DPIA on government use of Facebook Pages: seven high data protection risks

November 17, 2022

Commissioned by the Dutch Ministry of the Interior and Kingdom Relations, Privacy Company investigated the data protection risks of the government's use of Facebook Pages. Facebook has been renamed Meta Platform Inc. in January 2022. Meta also has other applications, such as WhatsApp and Instagram, but this blog is only about Facebook Pages.

Facebook Pages

Anyone with a Facebook account can create a Page to share information and news. Companies, government organisations, famous people and brands can also do so. Through a Facebook Page, you can share information with friends, with friends of friends, or with a wider audience. When Facebook users like or follow a Page, they get posts from that Page owner in their news feed. Facebook determines the content of that news feed with clever algorithms, based not only on user preferences and activities, but also on activities and ratings (likes) from friends.

Investigation of the data processing

Privacy Company has conducted technical and legal research into the personal data Facebook processes when you visit a government organisation's Facebook Page. That research is called DPIA, Data Protection Impact Assessment. Under the General Data Protection Regulation (GDPR), organisations must conduct such an investigation if they suspect that the processing leads to high data protection risks for people. Privacy Company has also conducted broader research into the human rights impact of using Facebook Pages, in a HRIA, Human Rights Impact Assessment. A second blog has been written about that.

A fake government Page was created for the DPIA, of the (fictitious) Ministry of Privacy. With two brand new Facebook accounts and 1 existing Facebook account (in the researchers' names), that Page was visited every day for a month. Both accounts randomly clicked on recommended content. One account received notable anti-government messages. This is further detailed in the HRIA. All investigative actions were recorded, outgoing data traffic to the Facebook servers was intercepted, and at the end, three data subject access requests were filed for the three accounts.


Legally, Facebook considers itself an independent controller of any personal data it collects about visitors to a government Page. Facebook believes it may process those personal data for its own purposes. The DPIA describes 15 main purposes, including profiling and showing personalised information and ads. Facebook uses tracking cookies for that personalisation, also collecting data from Page visitors who do not have a Facebook account. Facebook does not want to offer public organisations a joint controller agreement for those processing operations. Facebook only offers such a contract for a very small part: showing the Page Insights statistics to the Page owner. In view of the absence of contractual agreement on the processing of the iceberg of underlying data processing, the use of a Page results in third party data disclosure. Government organisations have to regard Facebook as a commercial third party company to which they disclose all the personal data of their Page visitors. There is no necessity for government organisations to disclose personal data in this way. Because Facebook does not clearly inform what it does with the data, and how it determines which posts visitors see in their news feed, the visitors cannot give valid consent either, insofar as Facebook asks for such consent at all.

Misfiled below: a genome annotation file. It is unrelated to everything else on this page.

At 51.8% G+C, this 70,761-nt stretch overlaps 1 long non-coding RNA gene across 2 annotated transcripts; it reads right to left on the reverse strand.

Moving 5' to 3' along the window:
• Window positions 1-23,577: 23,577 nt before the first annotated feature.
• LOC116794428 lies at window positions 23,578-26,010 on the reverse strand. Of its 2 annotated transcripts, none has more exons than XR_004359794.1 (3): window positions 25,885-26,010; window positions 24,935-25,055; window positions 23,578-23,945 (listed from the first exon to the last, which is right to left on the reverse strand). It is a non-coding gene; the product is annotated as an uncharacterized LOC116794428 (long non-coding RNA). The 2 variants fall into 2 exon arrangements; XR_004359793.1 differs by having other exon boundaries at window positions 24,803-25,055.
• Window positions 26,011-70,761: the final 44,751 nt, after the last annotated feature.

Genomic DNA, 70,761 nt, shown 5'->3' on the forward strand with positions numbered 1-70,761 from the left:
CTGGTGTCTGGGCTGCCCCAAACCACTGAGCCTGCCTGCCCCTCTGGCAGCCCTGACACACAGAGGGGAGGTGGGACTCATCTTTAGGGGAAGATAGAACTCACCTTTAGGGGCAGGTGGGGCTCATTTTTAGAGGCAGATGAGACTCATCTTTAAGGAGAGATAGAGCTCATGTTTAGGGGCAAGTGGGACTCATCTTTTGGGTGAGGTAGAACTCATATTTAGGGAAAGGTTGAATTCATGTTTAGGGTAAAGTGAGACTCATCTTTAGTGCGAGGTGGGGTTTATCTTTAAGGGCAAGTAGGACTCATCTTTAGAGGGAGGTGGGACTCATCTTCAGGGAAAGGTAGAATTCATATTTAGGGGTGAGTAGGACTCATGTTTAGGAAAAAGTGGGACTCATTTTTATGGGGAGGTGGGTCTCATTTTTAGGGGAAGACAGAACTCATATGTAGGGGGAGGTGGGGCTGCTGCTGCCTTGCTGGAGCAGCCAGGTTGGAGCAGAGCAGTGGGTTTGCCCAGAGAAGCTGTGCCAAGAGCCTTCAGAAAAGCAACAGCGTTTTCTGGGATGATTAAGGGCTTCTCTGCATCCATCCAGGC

Technically, Facebook uses tracking cookies in a misleading way: Facebook pretends that the datr tracking cookie is a strictly necessary cookie. Facebook collects a lot of data about Page visitors' behaviour, but does not reveal the logic of using those data to show personalised posts, recommended other content and ads.

On top of that, there are problems with the transfer of personal data to the United States, a country without an adequate level of data protection. Transparency statistics published by Facebook about disclosure to law enforcement and intelligence services in the US show that there is a real risk that such orders include data from visitors to Dutch Facebook Pages.

Outcome: 7 high, 1 low privacy risk

The DPIA concludes that there are 7 high privacy risks, and 1 low, when a government organisation uses a Facebook Page to communicate with a mass audience.

Response Meta

Meta disagrees with the findings and conclusions. A summary of Meta's response, with Privacy Company's response to it, is attached to the DPIA.

Conclusion and next steps

This DPIA concludes that government organisations should stop using Facebook Pages if Facebook does not take measures to reduce the high risks. The Dutch government will immediately start a dialogue with Facebook.

Read more
  • The English-language DPIA
  • The English-language HRIA

We publish this blog about our findings with the permission of the Ministry of the Interior and Kingdom Relations. For questions about the investigation, please contact the ministry's press spokesperson, Thomas van Oortmerssen 0031 6 31 01 97 81.